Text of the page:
Back to the novel… Duffy is often put in awkward situations since he is one of only a few Roman Catholic police officers in Carrickfergus.

In The Cold, Cold Ground, a serial killer is making a statement, and Duffy is determined to solve the case and see the murderer brought to justice. There have been two murders. No one else suspects a connection except for Duffy.

I look forward to reading other Adrian McKinty novels.


A Long Petal of the Sea, by Isabel Allende

I was really on a roll last month with good historical novels! I wish I had remembered more details from the Latin American history courses I took in college. Some of that information would have been a helpful backdrop while reading this novel about the Spanish civil war in the 1930s.

You may wonder what Latin America had to do with a late-1930s civil war in Spain. I wondered the same thing, so I was in for an education.

A Long Petal of the Sea, by Isabel Allende

Hundreds of thousands of Spanish citizens fled across the mountainous French border when General Franco and his Fascist followers overthrew the Spanish government.

In A Long Petal of the Sea, you follow a pregnant young widow, Roser, and her army doctor brother-in-law, Victor Dalmau, as they join 2,000 other refugees on the SS Winnipeg, a chartered ship to Chile. The voyage is chartered by poet Pablo Neruda. He described Chile as “the long petal of sea and wine and snow.” Hence, the name of the novel.

The day they arrive in Chile just happens to be the day World War II erupts in Europe – September 2, 1939. The novel spans decades and four generations as these refugees make the most of their new lives in Chile while always yearning to return to their beloved Spain.

Isabel Allende, the author, was born in Peru and grew up in Chile. Since she was the first author to donate an autographed book for the autographed books auction held by the Friends of the Harrisburg (NC) Library some years ago, Ms. Allende holds a special place in my heart.

The novel was beautifully-translated into English by Nick Caistor and Amanda Hopkinson.


Until my next blog post

I hope you have a good book to read. I’m reading a memoir, Inheritance:  A Memoir of Genealogy, Paternity, and Love, by Dani Shapiro and listening to Bel Canto, by Ann Patchett.

Thank you for reading my blog post. You have many things vying for your attention and time, so I appreciate the fact that you took time to read my blog today. Please visit it every week to see what I’m up to.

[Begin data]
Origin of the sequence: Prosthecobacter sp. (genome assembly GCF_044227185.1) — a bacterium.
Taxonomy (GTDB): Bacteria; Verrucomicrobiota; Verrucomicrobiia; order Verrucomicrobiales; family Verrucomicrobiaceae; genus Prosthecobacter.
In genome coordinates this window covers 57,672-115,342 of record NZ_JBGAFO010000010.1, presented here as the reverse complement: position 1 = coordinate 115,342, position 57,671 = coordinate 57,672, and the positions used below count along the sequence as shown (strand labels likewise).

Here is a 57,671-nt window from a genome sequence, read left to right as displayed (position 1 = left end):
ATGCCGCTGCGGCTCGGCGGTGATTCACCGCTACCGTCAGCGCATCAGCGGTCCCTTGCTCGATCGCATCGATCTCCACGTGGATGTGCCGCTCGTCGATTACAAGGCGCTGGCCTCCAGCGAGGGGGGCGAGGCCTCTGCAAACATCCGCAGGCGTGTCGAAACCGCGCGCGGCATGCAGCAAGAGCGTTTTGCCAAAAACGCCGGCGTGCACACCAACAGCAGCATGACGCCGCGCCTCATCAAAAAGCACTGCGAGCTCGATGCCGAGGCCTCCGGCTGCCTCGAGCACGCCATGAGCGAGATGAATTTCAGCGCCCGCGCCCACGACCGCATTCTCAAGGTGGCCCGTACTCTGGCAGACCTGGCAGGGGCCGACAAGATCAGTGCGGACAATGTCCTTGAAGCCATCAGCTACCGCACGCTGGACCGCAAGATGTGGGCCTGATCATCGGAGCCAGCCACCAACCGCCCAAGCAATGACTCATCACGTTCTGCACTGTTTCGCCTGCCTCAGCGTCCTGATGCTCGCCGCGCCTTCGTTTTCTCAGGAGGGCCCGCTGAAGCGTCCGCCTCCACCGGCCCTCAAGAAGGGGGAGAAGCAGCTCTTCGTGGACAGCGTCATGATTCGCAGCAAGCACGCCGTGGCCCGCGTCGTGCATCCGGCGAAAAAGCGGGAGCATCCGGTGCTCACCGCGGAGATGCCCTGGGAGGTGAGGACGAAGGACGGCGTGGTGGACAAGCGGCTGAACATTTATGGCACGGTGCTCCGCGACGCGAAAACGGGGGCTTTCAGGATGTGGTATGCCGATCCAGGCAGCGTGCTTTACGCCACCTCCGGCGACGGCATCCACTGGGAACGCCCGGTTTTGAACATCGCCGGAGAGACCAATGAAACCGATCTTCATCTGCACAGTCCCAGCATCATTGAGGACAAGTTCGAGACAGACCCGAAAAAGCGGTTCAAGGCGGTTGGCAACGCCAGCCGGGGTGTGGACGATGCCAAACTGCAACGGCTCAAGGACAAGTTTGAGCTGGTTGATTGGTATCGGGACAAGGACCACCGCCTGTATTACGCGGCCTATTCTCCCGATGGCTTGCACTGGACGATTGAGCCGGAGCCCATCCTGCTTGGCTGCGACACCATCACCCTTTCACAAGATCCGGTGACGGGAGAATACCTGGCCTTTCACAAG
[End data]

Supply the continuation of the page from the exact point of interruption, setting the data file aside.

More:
Let’s continue the conversation

Have you read any good books lately? Share your thoughts with us.

Janet

Three More Books I Read in January 2020

Today’s blog post is a follow up to last Monday’s. I read six books in January and I’ve split them up between last week’s blog and today’s. I hope you’ll find a book among the six that piques your interest.


The Sins of the Father, by Jeffrey Archer

Book Two in Jeffrey Archer's Clifton Series, The Sins of the Father.

I only have myself to blame. Why I thought it was a good idea to read the second book in Jeffrey Archer’s Clifton Chronicles Series before reading the first book, Only Time Will Tell, is a mystery. The Sins of the Father ended with a cliff hanger that compels me to read the third book in the series, Best Kept Secret; however, I feel even more compelled to read Only Time Will Tell next.

The Sins of the Father is based on the premise that Harry Clifton assumes the identity of another sailor during World War II. He lands in an American jail for this offense. Meanwhile, Giles Barrington is assumed to be the heir to the Barrington estate. Harry’s love, Emma Barrington, gives birth to a son whose parentage is a mystery. Harry’s parentage is also in question. Who will inherit the Barrington estate? Will the real Harry Clifton please stand up? Not in The Sins of the Father. The case of which man is the lawful inheritor of the estate goes to court, but court is adjourned in the last sentence of The Sins of the Father, without a verdict declared.

This was an enjoyable read for me. Working through my to-be-read list, I’ll eventually get to Only Time Will Tell and then to the remaining five books in the Clifton Chronicles.

Let this be a lesson for me:  Always start reading a fiction series by reading the first book in the series!


Keeping Lucy, by T. Greenwood